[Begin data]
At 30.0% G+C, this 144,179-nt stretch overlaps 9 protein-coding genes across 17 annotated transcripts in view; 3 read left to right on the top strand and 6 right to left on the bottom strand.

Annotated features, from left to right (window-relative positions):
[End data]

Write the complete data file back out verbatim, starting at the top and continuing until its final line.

At 30.0% G+C, this 144,179-nt stretch overlaps 9 protein-coding genes across 17 annotated transcripts in view; 3 read left to right on the top strand and 6 right to left on the bottom strand.

Annotated features, from left to right (window-relative positions):